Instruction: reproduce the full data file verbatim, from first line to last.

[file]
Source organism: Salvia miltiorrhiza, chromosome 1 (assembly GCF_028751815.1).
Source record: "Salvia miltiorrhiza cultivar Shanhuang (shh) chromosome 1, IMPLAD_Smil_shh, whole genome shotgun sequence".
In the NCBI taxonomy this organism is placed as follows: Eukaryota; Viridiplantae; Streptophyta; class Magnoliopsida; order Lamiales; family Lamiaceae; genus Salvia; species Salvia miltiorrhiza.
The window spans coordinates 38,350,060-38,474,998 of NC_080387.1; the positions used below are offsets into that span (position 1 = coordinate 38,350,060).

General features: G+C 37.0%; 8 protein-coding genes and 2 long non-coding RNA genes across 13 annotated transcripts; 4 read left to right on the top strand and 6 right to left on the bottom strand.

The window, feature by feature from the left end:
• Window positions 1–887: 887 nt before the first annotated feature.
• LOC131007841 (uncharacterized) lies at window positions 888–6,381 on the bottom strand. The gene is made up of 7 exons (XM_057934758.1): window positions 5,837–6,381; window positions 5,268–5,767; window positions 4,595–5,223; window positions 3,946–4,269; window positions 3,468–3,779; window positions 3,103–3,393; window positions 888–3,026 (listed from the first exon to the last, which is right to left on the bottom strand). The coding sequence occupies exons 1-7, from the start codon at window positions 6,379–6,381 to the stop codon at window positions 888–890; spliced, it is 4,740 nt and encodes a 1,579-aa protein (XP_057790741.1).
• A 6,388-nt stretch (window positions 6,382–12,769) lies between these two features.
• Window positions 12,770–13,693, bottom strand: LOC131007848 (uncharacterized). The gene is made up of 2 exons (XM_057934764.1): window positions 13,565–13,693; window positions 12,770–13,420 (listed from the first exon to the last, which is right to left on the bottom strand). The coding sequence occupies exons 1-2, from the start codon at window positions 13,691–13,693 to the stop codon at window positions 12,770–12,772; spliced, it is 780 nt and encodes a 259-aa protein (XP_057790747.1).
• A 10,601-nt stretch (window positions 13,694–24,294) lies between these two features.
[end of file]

Source organism: Salvia miltiorrhiza, chromosome 1 (assembly GCF_028751815.1).
Source record: "Salvia miltiorrhiza cultivar Shanhuang (shh) chromosome 1, IMPLAD_Smil_shh, whole genome shotgun sequence".
In the NCBI taxonomy this organism is placed as follows: Eukaryota; Viridiplantae; Streptophyta; class Magnoliopsida; order Lamiales; family Lamiaceae; genus Salvia; species Salvia miltiorrhiza.
The window spans coordinates 38,350,060-38,474,998 of NC_080387.1; the positions used below are offsets into that span (position 1 = coordinate 38,350,060).

General features: G+C 37.0%; 8 protein-coding genes and 2 long non-coding RNA genes across 13 annotated transcripts; 4 read left to right on the top strand and 6 right to left on the bottom strand.

The window, feature by feature from the left end:
• Window positions 1–887: 887 nt before the first annotated feature.
• LOC131007841 (uncharacterized) lies at window positions 888–6,381 on the bottom strand. The gene is made up of 7 exons (XM_057934758.1): window positions 5,837–6,381; window positions 5,268–5,767; window positions 4,595–5,223; window positions 3,946–4,269; window positions 3,468–3,779; window positions 3,103–3,393; window positions 888–3,026 (listed from the first exon to the last, which is right to left on the bottom strand). The coding sequence occupies exons 1-7, from the start codon at window positions 6,379–6,381 to the stop codon at window positions 888–890; spliced, it is 4,740 nt and encodes a 1,579-aa protein (XP_057790741.1).
• A 6,388-nt stretch (window positions 6,382–12,769) lies between these two features.
• Window positions 12,770–13,693, bottom strand: LOC131007848 (uncharacterized). The gene is made up of 2 exons (XM_057934764.1): window positions 13,565–13,693; window positions 12,770–13,420 (listed from the first exon to the last, which is right to left on the bottom strand). The coding sequence occupies exons 1-2, from the start codon at window positions 13,691–13,693 to the stop codon at window positions 12,770–12,772; spliced, it is 780 nt and encodes a 259-aa protein (XP_057790747.1).
• A 10,601-nt stretch (window positions 13,694–24,294) lies between these two features.